Owners start raze work on Shamokin buildings
SHAMOKIN - All but one property owner whose vacant buildings were damaged or destroyed by accused arsonist James L. Neidlinger Jr. have taken steps to raze their buildings, Shamokin Code Enforcement Officer Rick Bozza reported Friday.
Police charged James L. Neidlinger Jr., of Shamokin, for setting the fires at 717-719 N. Shamokin St. on Sept. 5; the former Hardshell Cafe at 422 N. Shamokin St. on
Jan. 24; and 602-608 E. Sunbury St. on Jan. 28.
Larry Burda, owner of 717-719 N. Shamokin St., has less than six months to remedy the condition of his property, which was extensively damaged and caused a partial collapse near the rear of the building. Bozza said the law provides the owners of the buildings one year after the day of devastation to either raze the building or bring it up to code.
Burda began placing metal sheeting on the south side of the building, but work has been idle for the past several weeks.
"I am not sure what his plans are. He is still required to tear it down," Bozza said Friday. "Burda is the only one who is not compliant."
Burda had previously stated at a city council meeting that he was "unhappy with the situation" at the fire-damaged properties and that he would be contacting "counsel," though he elaborated no further on what he would be doing with the properties.
The most visible fire-damaged building is that of a three-story brick apartment building along highly traveled Route 61. A portion of the roof collapsed during the fire. Loose bricks cover the porch roof, and there are two gaping holes in the facade on the top floor. Debris falling from the structure could land on the sidewalk and cars parked or traveling on Route 61, a state road.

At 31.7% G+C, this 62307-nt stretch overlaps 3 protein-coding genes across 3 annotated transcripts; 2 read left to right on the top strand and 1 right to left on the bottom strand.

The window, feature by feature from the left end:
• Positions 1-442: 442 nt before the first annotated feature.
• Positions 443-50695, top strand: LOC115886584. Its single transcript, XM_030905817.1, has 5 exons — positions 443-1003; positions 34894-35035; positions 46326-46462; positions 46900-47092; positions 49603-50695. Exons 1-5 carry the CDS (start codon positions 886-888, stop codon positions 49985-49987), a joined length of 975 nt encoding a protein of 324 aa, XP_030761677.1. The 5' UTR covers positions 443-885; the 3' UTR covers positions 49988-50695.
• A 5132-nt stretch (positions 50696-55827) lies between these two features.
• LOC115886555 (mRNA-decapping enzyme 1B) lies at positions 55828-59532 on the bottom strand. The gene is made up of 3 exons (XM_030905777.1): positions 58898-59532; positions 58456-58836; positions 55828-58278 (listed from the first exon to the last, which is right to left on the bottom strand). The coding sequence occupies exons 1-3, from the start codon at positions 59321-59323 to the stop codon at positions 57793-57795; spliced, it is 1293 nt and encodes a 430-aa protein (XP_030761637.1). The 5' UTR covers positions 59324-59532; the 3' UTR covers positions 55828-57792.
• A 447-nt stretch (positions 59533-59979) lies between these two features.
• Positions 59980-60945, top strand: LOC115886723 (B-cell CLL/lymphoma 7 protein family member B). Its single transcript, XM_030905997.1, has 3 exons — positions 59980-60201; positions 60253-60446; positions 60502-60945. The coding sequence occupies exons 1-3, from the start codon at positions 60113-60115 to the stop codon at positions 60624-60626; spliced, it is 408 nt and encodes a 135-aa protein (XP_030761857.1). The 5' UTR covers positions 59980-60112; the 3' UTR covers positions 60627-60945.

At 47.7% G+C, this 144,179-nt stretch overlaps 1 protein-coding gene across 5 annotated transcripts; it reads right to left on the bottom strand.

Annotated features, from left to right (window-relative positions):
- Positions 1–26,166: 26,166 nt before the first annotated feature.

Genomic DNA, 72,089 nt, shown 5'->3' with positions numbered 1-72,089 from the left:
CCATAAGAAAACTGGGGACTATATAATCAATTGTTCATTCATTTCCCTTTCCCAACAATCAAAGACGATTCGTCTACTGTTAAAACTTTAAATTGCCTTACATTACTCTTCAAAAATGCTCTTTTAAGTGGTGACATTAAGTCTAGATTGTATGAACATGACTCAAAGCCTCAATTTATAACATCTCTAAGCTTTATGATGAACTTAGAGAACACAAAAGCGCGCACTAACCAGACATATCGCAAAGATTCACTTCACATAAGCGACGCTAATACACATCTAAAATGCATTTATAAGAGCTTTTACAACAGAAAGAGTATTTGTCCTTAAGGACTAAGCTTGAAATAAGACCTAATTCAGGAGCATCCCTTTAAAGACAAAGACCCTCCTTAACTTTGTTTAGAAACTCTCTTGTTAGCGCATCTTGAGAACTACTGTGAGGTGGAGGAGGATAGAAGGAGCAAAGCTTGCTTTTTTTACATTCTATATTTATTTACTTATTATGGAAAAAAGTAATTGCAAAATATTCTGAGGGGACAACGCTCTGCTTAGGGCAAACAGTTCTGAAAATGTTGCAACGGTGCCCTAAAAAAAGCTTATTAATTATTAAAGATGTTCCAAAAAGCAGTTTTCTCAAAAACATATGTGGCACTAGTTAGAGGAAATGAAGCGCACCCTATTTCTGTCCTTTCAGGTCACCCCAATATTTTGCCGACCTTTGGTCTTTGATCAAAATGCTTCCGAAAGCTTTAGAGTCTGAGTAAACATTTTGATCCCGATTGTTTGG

"PennDOT did not express any concerns, as I am aware of," Bozza said. "However, the city has great concern."
According to information provided by the Northumberland County Tax Claims Bureau, Bettina Senessey, of Paxinos, owns 604 and 606 Sunbury St. The third part of the structure, 608, is owned by Barbara Frazier, of Coal Township, and Ruth Miscavage, of Shamokin.
Frazier's brother, Andy Britton Sr., is expected to apply next week for permits to raze the large building. The top floor will be manually dismantled, and the rest of the building will be pulled backwards, away from Sunbury Street, according to Bozza.
Frazier said previously she bought 608 E. Sunbury St. just a few weeks before the fire. Her intent was to fix it up with Britton and friends, and eventually put it up for rent.
The owner of the former Hardshell is also expected to raze his property. The poor condition of the building is evident by the heavy damage on the exterior of the building.
Bozza said he's willing to be flexible, as long as owners are doing what they can to remove the burned out structures.
"I know not everyone has $10,000 lying around to tear down these buildings," Bozza said. "As long as they are chipping away and tearing them down, I will not pursue citations."
A fourth suspicious fire occurred at 725 N. Shamokin St., at the corner of Shamokin and Sunbury streets, also on Jan. 24. Kevin Kish, 50, of 704 N. Shamokin St., was recently charged in connection with that fire. Damage was limited to the first floor of that building.